I am a self-educated software engineer.

My first job developing websites was a spin off of a marketing job. I bought a book, read it over the weekend, and failed miserably at my first several attempts to build a website.

I taught myself Visual Basic and C# entirely through books and online tutorials.

I taught myself PHP by reading WordPress core code and fumbling to put together patches for the open source project.

I taught myself JavaScript by printing out every visual quickstart guide I could find for YUI and jQuery and forcing myself to memorize them.

I spent quite a few years copying and pasting really really bad code into my applications because I didn't understand what I was doing and needed to ship to keep my job.  I made mistakes.  I shipped bugs.  My bugs crashed entire servers and cost people money.

But I learned from these mistakes - and I want to make the world a better place for new developers.

The Singleton

Every language and paradigm with which I've worked has used its own version of the Singleton.  Developers at every company I've been a part of have used Singletons.  Tutorials in every environment I've touched have advocated the use of the Singleton and, rather than explaining what it is and how it works, suggested just reusing the pattern for everything.

Just about every WordPress plugin I come across these days - even those by some of the most accomplished developers in the community - has a Singleton lurking somewhere inside.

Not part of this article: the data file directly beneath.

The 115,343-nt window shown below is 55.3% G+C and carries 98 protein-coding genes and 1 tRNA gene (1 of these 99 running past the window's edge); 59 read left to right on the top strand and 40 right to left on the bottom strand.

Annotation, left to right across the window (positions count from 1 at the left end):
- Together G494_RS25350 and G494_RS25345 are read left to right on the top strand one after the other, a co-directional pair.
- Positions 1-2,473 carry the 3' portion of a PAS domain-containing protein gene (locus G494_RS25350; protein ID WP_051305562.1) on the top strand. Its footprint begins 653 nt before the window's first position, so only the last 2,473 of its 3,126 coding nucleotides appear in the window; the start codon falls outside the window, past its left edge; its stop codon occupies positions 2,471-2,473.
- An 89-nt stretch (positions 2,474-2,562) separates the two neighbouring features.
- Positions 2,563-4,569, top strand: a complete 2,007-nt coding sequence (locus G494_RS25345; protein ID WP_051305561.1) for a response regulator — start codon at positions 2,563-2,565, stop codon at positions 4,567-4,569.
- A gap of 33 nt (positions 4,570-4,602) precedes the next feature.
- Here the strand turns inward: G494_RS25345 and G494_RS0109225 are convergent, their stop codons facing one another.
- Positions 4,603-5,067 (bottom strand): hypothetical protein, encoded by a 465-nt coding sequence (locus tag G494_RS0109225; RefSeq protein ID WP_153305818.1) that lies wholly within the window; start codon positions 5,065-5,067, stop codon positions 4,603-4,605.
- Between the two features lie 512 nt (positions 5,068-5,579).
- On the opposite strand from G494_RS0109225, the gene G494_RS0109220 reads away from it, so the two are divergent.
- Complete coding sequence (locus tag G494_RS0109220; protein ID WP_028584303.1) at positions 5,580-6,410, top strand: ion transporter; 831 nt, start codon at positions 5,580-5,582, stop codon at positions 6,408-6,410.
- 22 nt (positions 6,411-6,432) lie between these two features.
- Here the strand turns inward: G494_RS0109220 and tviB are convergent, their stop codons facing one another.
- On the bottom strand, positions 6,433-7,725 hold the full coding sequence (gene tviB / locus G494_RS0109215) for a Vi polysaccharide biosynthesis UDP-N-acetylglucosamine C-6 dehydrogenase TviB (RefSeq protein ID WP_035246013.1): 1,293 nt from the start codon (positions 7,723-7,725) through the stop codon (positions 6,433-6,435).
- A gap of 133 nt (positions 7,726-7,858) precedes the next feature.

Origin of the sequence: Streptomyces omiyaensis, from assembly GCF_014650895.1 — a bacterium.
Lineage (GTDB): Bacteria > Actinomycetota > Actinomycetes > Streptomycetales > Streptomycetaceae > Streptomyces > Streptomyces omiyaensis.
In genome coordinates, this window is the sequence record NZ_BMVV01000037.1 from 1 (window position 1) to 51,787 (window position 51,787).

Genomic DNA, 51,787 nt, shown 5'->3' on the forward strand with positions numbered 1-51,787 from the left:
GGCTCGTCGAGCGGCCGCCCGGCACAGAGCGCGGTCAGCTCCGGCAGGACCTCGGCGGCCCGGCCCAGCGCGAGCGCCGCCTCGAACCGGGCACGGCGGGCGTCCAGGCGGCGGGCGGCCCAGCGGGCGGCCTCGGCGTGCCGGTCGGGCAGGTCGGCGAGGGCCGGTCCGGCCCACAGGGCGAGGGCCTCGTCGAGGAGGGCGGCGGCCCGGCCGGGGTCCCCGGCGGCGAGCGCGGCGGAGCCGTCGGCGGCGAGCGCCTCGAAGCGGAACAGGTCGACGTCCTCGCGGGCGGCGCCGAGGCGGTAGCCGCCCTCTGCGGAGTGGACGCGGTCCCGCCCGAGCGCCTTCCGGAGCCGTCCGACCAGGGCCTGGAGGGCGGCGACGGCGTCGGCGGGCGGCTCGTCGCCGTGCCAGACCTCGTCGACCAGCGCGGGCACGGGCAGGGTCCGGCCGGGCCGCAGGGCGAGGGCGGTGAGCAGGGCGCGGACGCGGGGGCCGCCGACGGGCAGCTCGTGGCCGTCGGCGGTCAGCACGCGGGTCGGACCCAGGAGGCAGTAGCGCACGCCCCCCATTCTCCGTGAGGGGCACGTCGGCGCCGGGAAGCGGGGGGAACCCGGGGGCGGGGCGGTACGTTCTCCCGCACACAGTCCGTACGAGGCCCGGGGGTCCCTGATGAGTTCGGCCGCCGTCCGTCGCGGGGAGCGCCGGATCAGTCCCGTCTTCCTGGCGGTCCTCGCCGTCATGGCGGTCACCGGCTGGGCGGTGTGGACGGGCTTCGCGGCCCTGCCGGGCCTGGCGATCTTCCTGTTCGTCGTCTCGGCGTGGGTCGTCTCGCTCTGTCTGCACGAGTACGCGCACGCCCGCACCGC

When I ask developers, "why'd you use a Singleton here," more often than not they reference a tutorial, another developer, or "that's how I've always done it."  No one ever takes the time to learn about the patterns (or anti-patterns) they're using so they can make informed decisions about software design.

The Singleton has a (incredibly rare) real use in software development.  As such, it's not something that's ever going to go away.  To many new developers, the benefits of a Singleton are more visible than the drawbacks - so they're quick to jump on and implement this dangerous pattern in their own code.  Why?  Because super-awesome-developer-X used it that one time in some code she posted to GitHub.

I don't want everyone using Singletons.

I want anyone using a Singleton to understand what they're doing and why.

The Cost of Education

Unfortunately, talking about anti-patterns in any sort of a positive light is frowned upon pretty universally in the community.  I'm insulted and derided for documenting a Singleton pattern.  Made fun of for demonstrating possible ways to work around the limitations of the pattern.

I actually received death threats the first time I advocated the anti-pattern on this site.

But the fact remains: Singletons exist, are documented in coding manuals, and are used in tutorials.  New developers can and will come across these patterns during their career and will end up using them without truly understanding the implications.

I would much rather these developers find a handful of articles explaining how to safely use the pattern - and still urging them not to - when they search the Internet than find the kind of vitriol I've seen posted in the aftermath of my articles.

Does it mean other developers will continue to hurl insults my way?  Probably.

Will it stop me?  Absolutely not.